The final stage of the PGA Tour's qualifying school tournament is one of the most pressure-packed events in sports. But most of that field has to survive one or two other cuts just to make it to the six-day stomach grinder.
The second of three stages is well underway this week, with six sites hosting four-day events. At each course, there are about 20 spots up for grabs as everyone tries to advance to the last round Nov. 30-Dec. 5 at PGA West, where 25 PGA Tour cards for the 2012 season -- golf's closest thing to a winning lotto ticket.
This year, it seems like an unusually-high number of well-known golfers are competing just for the right to play in the final stage. One of the biggest names playing in the second stage, however, isn't even looking to turn pro.
Photo by David Cannon/Getty Images
Oklahoma State All-American Peter Uihlein, the 2010 U.S. Amateur champion, said he wanted to compete in Q School for experience and that he wouldn't turn pro if he earned his card. His college coach doesn't have to worry about him changing his mind. Surprisingly, Uihlein, the son of Acushnet CEO Wally Uihlein, is nearly dead last in his qualifying in McKinney, Tex.
Then there's David Duval, who despite struggling the past decade kept his playing priviledges on the PGA Tour. Until now. After another lackluster season, the recently-turned 40-year old finds himself in Murrieta, Calif., trying to recapture the golf game that quickly disappeared after he won the 2001 British Open. So far, so good, as rounds of 69-67 at Bear Creek Golf Club have the former top-ranked player in the world T-2 with two rounds to play.
Other notables in Murrieta in good shape thus far are South Korean phenom Seung-Yul Noh, another Oklahamo State All-American, Morgan Hoffman, and Joseph Bramlett, who was the only other African-American on the PGA Tour during his rookie season this past year. Others like Dean Wilson and Jeff Quinney have work to do if they are going to be playing on golf's highest stage in 2012.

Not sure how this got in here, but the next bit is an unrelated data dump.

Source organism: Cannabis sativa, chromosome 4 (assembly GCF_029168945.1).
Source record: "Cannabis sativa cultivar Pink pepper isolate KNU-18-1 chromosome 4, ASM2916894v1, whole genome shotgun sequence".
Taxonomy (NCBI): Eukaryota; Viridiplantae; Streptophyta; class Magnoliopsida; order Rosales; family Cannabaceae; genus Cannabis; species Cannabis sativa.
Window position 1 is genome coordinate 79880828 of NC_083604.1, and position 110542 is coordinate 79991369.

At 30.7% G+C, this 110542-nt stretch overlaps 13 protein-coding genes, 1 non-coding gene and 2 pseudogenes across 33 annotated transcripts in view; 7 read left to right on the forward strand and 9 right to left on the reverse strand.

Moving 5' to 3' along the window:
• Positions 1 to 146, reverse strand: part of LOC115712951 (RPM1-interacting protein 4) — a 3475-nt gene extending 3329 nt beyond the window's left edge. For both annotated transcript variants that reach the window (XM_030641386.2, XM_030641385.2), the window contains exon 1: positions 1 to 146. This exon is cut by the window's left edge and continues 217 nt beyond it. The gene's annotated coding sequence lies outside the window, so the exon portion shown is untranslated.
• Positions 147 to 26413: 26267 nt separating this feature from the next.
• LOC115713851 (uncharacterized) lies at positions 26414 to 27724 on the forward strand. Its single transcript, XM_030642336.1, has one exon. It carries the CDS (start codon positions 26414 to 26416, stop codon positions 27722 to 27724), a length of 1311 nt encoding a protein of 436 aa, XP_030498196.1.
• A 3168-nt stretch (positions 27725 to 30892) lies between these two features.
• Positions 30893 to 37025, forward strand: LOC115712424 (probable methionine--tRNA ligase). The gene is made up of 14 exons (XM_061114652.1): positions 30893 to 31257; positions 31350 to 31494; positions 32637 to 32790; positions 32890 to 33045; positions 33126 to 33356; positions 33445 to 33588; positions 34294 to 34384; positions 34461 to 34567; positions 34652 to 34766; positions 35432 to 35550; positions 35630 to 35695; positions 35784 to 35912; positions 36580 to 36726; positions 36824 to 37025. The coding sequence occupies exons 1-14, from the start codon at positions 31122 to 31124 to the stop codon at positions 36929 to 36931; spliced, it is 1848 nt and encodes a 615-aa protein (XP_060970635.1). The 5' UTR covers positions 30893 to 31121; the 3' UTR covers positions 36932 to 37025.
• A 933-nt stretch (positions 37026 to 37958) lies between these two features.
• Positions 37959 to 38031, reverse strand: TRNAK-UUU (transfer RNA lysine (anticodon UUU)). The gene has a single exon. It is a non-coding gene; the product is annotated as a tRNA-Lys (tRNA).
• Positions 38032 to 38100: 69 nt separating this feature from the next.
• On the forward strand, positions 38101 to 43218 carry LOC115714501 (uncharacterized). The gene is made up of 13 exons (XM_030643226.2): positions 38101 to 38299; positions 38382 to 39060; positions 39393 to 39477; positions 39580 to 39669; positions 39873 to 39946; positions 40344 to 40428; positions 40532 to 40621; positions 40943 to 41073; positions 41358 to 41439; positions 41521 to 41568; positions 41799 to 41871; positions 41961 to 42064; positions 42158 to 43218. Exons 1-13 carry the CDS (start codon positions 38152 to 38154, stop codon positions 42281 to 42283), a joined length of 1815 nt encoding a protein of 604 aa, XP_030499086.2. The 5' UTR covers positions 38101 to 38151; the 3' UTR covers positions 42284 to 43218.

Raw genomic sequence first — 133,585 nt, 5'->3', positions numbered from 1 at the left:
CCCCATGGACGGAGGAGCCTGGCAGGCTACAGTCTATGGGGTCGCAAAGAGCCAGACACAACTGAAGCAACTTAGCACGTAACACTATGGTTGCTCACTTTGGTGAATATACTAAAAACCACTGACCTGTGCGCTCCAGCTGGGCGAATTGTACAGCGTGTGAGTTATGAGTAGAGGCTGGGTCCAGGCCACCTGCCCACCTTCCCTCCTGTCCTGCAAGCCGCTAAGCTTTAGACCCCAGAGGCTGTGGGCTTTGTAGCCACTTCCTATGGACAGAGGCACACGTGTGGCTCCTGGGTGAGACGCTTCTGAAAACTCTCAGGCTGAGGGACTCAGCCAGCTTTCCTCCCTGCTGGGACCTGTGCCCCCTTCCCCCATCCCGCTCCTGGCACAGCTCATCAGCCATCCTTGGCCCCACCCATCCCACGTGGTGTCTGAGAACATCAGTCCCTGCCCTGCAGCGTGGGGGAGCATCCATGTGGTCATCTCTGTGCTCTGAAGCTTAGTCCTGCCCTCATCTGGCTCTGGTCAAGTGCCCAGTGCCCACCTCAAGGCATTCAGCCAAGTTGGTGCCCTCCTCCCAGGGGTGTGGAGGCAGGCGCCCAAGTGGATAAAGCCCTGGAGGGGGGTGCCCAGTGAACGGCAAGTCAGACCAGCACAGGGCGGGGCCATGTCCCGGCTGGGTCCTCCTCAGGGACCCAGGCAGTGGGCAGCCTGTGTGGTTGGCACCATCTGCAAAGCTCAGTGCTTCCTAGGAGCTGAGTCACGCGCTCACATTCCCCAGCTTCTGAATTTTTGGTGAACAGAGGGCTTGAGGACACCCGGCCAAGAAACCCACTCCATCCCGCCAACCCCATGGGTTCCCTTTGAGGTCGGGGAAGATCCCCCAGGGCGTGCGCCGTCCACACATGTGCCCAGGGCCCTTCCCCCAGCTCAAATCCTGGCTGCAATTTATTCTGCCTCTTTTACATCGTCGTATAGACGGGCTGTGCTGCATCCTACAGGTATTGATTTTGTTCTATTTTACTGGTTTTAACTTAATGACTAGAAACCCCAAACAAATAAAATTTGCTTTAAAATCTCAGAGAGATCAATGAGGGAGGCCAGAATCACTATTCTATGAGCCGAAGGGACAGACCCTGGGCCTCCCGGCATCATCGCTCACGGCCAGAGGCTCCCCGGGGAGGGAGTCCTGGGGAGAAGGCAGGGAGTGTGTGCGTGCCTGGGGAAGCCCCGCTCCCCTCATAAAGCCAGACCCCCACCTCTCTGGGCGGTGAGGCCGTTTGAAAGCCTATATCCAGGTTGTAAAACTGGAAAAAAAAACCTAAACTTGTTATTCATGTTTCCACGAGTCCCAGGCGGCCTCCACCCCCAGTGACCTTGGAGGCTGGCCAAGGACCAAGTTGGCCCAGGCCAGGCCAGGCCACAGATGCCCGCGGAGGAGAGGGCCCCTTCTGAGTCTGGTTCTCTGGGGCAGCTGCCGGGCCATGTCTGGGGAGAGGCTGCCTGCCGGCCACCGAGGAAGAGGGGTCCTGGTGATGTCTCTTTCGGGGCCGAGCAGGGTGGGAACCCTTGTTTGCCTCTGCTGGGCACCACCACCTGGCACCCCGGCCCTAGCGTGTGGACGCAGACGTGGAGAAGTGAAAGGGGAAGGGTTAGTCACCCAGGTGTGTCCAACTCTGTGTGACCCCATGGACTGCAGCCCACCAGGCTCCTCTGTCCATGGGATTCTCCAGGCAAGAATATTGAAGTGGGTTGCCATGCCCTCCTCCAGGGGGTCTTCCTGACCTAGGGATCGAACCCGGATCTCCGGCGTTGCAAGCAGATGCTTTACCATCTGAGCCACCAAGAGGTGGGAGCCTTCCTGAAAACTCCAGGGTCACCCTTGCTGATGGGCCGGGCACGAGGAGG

Jamie Lovemark looked like a surefire star when he arrived on the PGA Tour last year. But after a disappointing rookie season, he's trying to earn another shot in Plantation, Fla., where a 67-66 start has him T-11 heading into the weekend. Trailing him by five shots is Notah Begay III, who apparently isn't ready to turn full-time TV analyst just yet.
In Panama City, Fla., Tommy Armour and Boo Weekley, both two-time winners on the PGA Tour, are in good shape with two rounds to play. Armour is the 36-hole leader and Weekley is in third.
Kevin Kisner, following a tough rookie year on the PGA Tour in which he finished 195th on the money list, is in control by four shots with one round to play in Humble, Tex. Other notables in the field in decent shape to make it through are 2002 PGA champion Rich Beem and Jeff Maggert, a man who has made more than $17 million during his PGA Tour career.
University of Georgia product Harris English made waves this summer when he won on the Nationwide Tour as an amateur. It appears he'll have a crack at playing his way onto the PGA Tour later this month as he sits T-8 heading into the final round in Brooksville, Fla. In even better shape is Sam Saunders, a grandson of Arnold Palmer, who is in third place.
To follow all the scores, check out PGATour.com.
-- Alex Myers
Follow on Twitter: @AlexMyers3